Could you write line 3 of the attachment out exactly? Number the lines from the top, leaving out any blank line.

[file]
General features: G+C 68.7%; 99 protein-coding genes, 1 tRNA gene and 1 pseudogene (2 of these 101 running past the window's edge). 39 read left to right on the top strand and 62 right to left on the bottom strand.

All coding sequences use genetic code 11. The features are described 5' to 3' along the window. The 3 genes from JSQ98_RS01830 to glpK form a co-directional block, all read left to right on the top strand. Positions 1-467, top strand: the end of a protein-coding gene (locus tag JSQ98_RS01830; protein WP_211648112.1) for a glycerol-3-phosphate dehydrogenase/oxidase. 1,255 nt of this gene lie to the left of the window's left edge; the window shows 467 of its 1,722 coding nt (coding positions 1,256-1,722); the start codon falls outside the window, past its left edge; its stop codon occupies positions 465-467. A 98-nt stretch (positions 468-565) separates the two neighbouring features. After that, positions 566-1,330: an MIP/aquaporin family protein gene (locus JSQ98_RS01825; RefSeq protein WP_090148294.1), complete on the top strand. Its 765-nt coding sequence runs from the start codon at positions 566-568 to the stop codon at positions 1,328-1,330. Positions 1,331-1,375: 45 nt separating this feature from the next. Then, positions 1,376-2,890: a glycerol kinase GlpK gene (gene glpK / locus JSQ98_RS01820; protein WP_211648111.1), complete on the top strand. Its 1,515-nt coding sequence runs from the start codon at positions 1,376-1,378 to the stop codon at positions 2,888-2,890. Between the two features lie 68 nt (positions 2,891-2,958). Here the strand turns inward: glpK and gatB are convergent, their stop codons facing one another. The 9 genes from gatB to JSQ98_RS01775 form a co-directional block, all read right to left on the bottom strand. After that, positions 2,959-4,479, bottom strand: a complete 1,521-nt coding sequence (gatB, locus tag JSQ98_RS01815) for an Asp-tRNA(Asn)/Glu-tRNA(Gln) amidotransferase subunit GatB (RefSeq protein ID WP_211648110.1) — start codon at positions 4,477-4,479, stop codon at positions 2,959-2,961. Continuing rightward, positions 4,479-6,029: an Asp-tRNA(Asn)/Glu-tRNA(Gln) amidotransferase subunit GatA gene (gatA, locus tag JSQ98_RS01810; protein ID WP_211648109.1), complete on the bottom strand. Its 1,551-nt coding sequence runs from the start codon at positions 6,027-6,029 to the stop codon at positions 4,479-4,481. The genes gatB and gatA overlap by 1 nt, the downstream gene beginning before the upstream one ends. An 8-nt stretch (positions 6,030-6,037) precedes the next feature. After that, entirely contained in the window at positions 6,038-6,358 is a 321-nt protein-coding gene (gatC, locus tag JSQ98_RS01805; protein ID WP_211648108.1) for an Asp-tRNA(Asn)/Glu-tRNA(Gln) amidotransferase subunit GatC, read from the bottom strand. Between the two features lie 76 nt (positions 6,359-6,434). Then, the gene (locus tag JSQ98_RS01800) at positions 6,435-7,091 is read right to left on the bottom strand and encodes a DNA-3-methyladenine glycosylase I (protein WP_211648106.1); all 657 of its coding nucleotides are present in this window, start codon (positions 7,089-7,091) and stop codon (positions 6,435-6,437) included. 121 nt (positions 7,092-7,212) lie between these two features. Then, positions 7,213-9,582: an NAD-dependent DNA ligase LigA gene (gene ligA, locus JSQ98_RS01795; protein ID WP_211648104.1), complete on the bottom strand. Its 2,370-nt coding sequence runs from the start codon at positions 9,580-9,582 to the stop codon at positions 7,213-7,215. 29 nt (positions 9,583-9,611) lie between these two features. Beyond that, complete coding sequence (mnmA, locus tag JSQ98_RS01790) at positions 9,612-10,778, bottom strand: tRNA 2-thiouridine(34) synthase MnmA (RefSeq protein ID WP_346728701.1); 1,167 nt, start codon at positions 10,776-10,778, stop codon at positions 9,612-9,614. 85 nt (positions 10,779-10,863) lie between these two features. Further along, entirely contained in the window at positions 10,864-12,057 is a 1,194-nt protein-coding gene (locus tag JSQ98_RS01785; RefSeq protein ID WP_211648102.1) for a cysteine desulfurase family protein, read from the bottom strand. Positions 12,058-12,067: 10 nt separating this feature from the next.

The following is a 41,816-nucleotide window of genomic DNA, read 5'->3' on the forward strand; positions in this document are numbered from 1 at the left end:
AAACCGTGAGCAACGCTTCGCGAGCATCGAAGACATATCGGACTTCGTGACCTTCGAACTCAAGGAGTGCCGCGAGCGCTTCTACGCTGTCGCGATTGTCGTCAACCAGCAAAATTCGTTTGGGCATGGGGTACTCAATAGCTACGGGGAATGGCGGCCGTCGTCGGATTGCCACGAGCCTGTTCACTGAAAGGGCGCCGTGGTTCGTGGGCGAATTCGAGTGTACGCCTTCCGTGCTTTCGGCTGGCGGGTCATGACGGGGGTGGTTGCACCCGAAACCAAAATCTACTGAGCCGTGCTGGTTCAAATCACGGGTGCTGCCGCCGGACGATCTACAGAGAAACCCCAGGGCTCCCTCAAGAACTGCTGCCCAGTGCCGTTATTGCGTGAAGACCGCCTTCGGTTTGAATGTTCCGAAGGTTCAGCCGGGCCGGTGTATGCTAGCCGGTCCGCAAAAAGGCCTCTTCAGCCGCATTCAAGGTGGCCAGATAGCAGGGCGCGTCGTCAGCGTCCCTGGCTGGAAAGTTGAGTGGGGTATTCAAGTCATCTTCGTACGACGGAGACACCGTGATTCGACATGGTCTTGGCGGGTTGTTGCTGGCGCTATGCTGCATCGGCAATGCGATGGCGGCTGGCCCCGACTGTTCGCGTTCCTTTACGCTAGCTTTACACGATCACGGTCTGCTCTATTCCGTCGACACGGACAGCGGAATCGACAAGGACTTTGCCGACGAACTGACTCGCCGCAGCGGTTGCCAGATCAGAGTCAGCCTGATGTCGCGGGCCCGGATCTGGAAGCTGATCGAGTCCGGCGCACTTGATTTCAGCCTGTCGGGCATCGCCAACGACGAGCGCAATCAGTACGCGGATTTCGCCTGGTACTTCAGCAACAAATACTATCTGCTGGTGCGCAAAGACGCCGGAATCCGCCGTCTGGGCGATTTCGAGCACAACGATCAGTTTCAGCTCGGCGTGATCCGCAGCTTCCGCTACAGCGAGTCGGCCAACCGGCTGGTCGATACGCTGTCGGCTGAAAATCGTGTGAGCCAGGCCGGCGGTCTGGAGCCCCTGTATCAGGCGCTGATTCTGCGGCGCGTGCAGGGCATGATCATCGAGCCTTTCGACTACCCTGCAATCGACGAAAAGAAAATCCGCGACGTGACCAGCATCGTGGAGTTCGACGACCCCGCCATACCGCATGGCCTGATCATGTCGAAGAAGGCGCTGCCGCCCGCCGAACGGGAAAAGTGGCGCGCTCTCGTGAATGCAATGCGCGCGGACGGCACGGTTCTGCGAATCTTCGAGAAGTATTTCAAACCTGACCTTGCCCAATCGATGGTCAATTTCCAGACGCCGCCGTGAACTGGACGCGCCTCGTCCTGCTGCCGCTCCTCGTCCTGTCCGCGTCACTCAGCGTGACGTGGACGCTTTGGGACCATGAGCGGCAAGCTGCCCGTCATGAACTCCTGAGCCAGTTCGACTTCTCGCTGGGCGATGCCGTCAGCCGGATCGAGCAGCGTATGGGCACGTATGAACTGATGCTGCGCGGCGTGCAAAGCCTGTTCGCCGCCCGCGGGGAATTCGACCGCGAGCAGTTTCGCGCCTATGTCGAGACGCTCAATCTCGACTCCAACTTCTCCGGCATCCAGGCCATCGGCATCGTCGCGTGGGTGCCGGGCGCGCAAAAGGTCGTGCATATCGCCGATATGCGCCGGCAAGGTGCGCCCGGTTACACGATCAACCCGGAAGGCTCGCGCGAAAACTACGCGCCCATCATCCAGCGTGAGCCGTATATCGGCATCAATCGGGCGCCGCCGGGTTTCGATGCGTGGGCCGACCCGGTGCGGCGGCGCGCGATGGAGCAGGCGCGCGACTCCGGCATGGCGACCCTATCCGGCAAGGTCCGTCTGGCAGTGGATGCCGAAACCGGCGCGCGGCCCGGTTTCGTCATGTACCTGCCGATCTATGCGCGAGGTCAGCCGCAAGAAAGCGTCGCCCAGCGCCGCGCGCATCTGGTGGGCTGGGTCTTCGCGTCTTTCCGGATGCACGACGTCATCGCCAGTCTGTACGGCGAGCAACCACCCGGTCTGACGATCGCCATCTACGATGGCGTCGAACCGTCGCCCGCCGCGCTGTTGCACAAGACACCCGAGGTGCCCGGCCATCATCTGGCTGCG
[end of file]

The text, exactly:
The following is a 41,816-nucleotide window of genomic DNA, read 5'->3' on the forward strand; positions in this document are numbered from 1 at the left end: